Considering Claims Against the Estate

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Claims against the estate affect your estate plan.  It is important to be sure that if you have a claim against a decedent’s estate that you file it in a timely manner.  If you are creating an estate plan, it is in your heirs’ best interests that you create a plan that deals with many of the usual claims against a decedent’s estate.

1. What is a claim against the estate?

In simple terms, a claim against the estate is a claim made by a person or entity against a decedent’s estate for money or property due to that person or entity.  Claims can arise before, at or after the death of a decedent or at the appointment of a conservator for the estate.

Claims can very quickly become involved and intricate. For example, if a decedent had a trust that was revocable upon the decedent’s death and the probate estate is insufficient to satisfy claims made against the estate, then the trust is liable for many types of claims.

2. What types of claims can be made?

Many types of claims may be made against the estate.  There are differentiations between the many claims.  There can be claims that arise before the decedent’s death; for example, the decedent made a purchase but had not fully paid the amount due.  There can be claims that arise after the decedent’s death; for example, a person may argue that the decedent fully intended to bequeath property to him. Funeral and burial expenses may also be claims against the estate. Homestead and family allowance claims may be made.  Certain taxes, debts, and contract or tort claims are also likely to arise.

Claims for administrative expenses on behalf of the fiduciary, as well as attorney fees, may also be made; these are subject to the probate court’s review.

3. What are the time limits on filing claims against the estate?

The statute of limitations varies from state to state.  In Michigan, the time limit depends on who the claimant is. In general, a claim may be made within four (4) months of publication of notice of the decedent’s death.  This limit may be extended up to three (3) years for claims where the statutory requirements of notice have not been met.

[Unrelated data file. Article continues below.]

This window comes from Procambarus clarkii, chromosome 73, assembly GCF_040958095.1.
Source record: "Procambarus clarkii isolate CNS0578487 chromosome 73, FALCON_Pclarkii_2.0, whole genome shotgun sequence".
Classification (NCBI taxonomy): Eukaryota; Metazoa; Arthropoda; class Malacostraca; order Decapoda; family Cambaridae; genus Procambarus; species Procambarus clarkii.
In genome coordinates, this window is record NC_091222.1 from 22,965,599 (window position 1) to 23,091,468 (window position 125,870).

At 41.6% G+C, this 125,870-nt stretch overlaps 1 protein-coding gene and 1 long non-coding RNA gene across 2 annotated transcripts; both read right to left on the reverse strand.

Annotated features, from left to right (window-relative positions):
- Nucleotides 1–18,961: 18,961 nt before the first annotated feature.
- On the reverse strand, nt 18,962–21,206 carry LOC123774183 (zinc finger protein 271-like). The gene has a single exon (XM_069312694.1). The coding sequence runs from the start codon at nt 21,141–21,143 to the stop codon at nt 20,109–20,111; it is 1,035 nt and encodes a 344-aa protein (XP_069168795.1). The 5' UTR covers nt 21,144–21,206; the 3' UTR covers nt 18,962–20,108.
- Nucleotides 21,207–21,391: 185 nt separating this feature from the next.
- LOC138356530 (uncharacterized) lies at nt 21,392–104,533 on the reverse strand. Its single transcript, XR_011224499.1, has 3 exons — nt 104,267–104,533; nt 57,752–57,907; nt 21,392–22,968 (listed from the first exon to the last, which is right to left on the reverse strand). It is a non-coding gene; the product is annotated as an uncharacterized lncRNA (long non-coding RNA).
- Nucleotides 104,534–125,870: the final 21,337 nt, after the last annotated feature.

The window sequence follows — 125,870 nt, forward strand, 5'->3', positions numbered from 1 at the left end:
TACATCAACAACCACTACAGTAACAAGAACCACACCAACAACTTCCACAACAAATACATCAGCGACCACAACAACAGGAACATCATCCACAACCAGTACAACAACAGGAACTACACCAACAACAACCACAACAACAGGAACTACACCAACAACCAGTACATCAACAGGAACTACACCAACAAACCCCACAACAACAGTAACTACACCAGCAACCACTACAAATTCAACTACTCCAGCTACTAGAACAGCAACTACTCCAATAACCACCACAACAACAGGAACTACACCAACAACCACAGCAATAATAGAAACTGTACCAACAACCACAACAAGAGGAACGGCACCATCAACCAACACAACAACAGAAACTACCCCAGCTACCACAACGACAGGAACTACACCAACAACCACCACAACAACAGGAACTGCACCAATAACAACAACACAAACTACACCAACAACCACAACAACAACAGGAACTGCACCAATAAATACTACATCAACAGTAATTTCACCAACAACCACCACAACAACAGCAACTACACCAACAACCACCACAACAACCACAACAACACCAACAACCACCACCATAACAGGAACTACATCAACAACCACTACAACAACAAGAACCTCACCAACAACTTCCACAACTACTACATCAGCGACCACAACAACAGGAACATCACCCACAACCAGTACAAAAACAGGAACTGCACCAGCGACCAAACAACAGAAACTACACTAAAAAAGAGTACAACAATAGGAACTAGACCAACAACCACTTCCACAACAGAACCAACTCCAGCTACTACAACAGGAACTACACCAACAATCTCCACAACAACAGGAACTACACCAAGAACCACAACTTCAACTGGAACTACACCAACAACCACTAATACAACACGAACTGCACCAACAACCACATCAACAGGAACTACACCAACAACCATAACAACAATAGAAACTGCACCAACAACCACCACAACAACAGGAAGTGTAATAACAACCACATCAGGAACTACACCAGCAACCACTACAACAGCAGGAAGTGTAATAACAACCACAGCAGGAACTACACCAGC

It is the responsibility of the estate’s fiduciary to notify creditors.  There are statutes and court rules in place that explain how and when a creditor must present his claim against the estate. Failure to present a claim in a timely manner will bar a claim.  The only way a claim can be brought after the statute of limitations has run is if the untimeliness of the claim is due to fraud, misrepresentation or fraudulent concealment on the part of the fiduciary.

A claimant may follow the statutory and court rules or alternately may present their claim in a proceeding for payment.  Such a proceeding is held in the probate court that has jurisdiction over the decedent’s estate.  No proceeding on a claim may be brought until a representative for the decedent’s estate has been appointed.  The exception is for proceedings brought by a secured creditor in order to enforce that creditor’s right to the security.

4. How are claims paid?

In Michigan, the Estates and Protected Individuals Code [EPIC] sets out the priority for payment of claims against the estate.  They are as follows:

  • Administrative expenses as well as reasonable funeral and burial expenses
  • Various statutory allowances for the decedent’s family
  • Debts and taxes with priority under federal law (this includes Medicaid payments that are subject to recovery); expenses that arose from the decedent’s last illness; debts and taxes with priority under Michigan law
  • All other claims

In order to have your estate dispersed as you’d like, it is to your benefit to work with your attorney to create an estate plan that will deal with many of the usual claims against the estate.  If you feel that you were not afforded your due in the dispersal of an estate, it is equally important that you file your claim in a timely manner.

This article is provided for informational purposes only. If you need legal advice or representation,
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